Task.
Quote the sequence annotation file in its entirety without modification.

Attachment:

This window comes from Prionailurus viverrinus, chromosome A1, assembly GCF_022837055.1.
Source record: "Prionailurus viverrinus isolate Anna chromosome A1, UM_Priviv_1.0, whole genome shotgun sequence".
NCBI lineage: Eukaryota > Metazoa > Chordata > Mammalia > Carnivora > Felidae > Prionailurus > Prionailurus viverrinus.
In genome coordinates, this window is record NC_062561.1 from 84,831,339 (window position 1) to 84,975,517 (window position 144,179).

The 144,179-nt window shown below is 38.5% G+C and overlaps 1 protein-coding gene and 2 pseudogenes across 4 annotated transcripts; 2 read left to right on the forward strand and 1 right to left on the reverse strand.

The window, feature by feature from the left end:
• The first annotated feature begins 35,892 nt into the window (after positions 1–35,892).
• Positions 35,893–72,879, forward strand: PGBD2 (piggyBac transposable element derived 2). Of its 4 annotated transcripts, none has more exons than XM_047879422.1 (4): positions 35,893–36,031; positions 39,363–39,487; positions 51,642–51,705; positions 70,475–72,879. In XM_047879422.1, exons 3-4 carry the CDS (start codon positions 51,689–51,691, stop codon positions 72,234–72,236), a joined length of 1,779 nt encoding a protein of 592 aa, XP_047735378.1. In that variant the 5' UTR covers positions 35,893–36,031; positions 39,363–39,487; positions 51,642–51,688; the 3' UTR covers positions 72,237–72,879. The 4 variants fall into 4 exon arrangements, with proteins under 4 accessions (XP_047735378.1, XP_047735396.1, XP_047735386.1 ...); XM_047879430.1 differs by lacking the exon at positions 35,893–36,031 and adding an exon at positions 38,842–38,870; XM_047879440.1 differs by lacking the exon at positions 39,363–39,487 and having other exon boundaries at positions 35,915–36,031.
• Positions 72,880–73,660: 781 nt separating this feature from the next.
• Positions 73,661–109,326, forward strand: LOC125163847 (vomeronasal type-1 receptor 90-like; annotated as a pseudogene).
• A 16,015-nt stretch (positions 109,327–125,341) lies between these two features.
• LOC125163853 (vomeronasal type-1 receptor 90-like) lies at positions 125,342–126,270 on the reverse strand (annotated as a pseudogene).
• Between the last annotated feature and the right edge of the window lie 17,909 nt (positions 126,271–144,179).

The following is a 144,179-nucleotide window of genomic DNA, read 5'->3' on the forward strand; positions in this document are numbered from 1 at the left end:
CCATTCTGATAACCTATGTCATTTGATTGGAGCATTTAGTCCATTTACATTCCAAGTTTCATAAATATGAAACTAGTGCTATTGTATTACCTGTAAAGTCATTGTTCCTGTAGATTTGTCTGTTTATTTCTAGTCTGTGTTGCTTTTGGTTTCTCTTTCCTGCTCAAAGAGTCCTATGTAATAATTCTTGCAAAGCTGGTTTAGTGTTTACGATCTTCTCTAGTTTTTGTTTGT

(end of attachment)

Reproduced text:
This window comes from Prionailurus viverrinus, chromosome A1, assembly GCF_022837055.1.
Source record: "Prionailurus viverrinus isolate Anna chromosome A1, UM_Priviv_1.0, whole genome shotgun sequence".
NCBI lineage: Eukaryota > Metazoa > Chordata > Mammalia > Carnivora > Felidae > Prionailurus > Prionailurus viverrinus.
In genome coordinates, this window is record NC_062561.1 from 84,831,339 (window position 1) to 84,975,517 (window position 144,179).

The 144,179-nt window shown below is 38.5% G+C and overlaps 1 protein-coding gene and 2 pseudogenes across 4 annotated transcripts; 2 read left to right on the forward strand and 1 right to left on the reverse strand.

The window, feature by feature from the left end:
• The first annotated feature begins 35,892 nt into the window (after positions 1–35,892).
• Positions 35,893–72,879, forward strand: PGBD2 (piggyBac transposable element derived 2). Of its 4 annotated transcripts, none has more exons than XM_047879422.1 (4): positions 35,893–36,031; positions 39,363–39,487; positions 51,642–51,705; positions 70,475–72,879. In XM_047879422.1, exons 3-4 carry the CDS (start codon positions 51,689–51,691, stop codon positions 72,234–72,236), a joined length of 1,779 nt encoding a protein of 592 aa, XP_047735378.1. In that variant the 5' UTR covers positions 35,893–36,031; positions 39,363–39,487; positions 51,642–51,688; the 3' UTR covers positions 72,237–72,879. The 4 variants fall into 4 exon arrangements, with proteins under 4 accessions (XP_047735378.1, XP_047735396.1, XP_047735386.1 ...); XM_047879430.1 differs by lacking the exon at positions 35,893–36,031 and adding an exon at positions 38,842–38,870; XM_047879440.1 differs by lacking the exon at positions 39,363–39,487 and having other exon boundaries at positions 35,915–36,031.
• Positions 72,880–73,660: 781 nt separating this feature from the next.
• Positions 73,661–109,326, forward strand: LOC125163847 (vomeronasal type-1 receptor 90-like; annotated as a pseudogene).
• A 16,015-nt stretch (positions 109,327–125,341) lies between these two features.
• LOC125163853 (vomeronasal type-1 receptor 90-like) lies at positions 125,342–126,270 on the reverse strand (annotated as a pseudogene).
• Between the last annotated feature and the right edge of the window lie 17,909 nt (positions 126,271–144,179).

The following is a 144,179-nucleotide window of genomic DNA, read 5'->3' on the forward strand; positions in this document are numbered from 1 at the left end:
CCATTCTGATAACCTATGTCATTTGATTGGAGCATTTAGTCCATTTACATTCCAAGTTTCATAAATATGAAACTAGTGCTATTGTATTACCTGTAAAGTCATTGTTCCTGTAGATTTGTCTGTTTATTTCTAGTCTGTGTTGCTTTTGGTTTCTCTTTCCTGCTCAAAGAGTCCTATGTAATAATTCTTGCAAAGCTGGTTTAGTGTTTACGATCTTCTCTAGTTTTTGTTTGT